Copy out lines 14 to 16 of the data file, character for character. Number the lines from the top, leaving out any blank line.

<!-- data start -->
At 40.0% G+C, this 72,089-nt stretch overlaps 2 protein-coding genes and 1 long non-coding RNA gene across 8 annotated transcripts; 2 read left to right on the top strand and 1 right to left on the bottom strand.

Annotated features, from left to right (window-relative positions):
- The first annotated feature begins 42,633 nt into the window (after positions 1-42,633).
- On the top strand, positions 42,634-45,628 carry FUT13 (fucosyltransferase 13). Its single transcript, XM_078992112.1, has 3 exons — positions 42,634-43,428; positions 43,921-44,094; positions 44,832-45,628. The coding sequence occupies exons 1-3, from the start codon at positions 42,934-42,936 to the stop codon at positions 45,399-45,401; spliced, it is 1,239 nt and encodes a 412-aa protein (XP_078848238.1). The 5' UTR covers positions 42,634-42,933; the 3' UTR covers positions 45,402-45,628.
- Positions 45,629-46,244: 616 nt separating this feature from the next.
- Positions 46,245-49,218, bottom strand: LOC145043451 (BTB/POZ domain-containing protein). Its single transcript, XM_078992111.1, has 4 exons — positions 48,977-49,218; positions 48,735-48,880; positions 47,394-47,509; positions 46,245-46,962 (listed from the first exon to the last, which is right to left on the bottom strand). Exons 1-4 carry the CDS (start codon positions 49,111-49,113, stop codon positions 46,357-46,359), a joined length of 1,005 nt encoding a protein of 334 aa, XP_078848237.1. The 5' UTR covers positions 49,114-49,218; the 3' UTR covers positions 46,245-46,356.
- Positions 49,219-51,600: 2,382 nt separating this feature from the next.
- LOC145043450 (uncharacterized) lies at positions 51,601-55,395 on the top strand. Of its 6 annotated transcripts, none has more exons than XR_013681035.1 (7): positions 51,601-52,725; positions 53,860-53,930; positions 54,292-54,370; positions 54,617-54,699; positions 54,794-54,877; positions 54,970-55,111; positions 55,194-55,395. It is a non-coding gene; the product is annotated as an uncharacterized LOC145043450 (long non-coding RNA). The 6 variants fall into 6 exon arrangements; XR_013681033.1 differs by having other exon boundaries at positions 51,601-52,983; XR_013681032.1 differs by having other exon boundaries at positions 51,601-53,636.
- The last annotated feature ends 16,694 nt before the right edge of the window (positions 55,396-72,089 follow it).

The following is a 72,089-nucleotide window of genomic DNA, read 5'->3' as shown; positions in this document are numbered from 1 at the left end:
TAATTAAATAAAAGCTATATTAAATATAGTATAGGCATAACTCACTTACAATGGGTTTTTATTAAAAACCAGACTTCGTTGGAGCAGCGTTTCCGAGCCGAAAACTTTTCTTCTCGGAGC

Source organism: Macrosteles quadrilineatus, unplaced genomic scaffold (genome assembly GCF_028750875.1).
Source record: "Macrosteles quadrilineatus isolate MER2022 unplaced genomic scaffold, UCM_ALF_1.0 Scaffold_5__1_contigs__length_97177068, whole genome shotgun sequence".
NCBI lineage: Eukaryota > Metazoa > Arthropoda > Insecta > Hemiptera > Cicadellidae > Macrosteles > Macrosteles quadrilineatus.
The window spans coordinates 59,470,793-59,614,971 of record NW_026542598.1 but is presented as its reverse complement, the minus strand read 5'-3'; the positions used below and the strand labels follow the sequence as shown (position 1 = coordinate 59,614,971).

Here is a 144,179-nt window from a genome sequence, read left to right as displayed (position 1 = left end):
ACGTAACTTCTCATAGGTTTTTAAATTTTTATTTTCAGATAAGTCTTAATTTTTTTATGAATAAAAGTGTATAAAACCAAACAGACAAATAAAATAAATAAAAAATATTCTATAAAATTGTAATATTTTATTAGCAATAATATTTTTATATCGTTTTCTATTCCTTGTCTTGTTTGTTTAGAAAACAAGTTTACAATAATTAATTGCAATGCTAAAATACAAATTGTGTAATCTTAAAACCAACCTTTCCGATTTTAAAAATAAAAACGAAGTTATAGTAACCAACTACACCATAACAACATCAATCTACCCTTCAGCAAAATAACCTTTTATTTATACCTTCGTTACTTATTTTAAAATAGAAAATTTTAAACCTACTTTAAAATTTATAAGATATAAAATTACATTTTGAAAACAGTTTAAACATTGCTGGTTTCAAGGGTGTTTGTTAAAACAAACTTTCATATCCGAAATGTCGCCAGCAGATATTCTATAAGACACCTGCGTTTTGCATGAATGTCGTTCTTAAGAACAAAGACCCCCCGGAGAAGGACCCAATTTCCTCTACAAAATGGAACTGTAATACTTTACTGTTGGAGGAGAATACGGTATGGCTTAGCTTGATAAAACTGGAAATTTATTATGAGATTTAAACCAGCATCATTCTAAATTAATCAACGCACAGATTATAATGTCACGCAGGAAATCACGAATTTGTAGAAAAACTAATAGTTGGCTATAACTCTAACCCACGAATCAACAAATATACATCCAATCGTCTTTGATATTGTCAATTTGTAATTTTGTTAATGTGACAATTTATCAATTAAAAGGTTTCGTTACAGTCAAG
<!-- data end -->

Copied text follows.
NCBI lineage: Eukaryota > Metazoa > Arthropoda > Insecta > Hemiptera > Cicadellidae > Macrosteles > Macrosteles quadrilineatus.
The window spans coordinates 59,470,793-59,614,971 of record NW_026542598.1 but is presented as its reverse complement, the minus strand read 5'-3'; the positions used below and the strand labels follow the sequence as shown (position 1 = coordinate 59,614,971).

Here is a 144,179-nt window from a genome sequence, read left to right as displayed (position 1 = left end):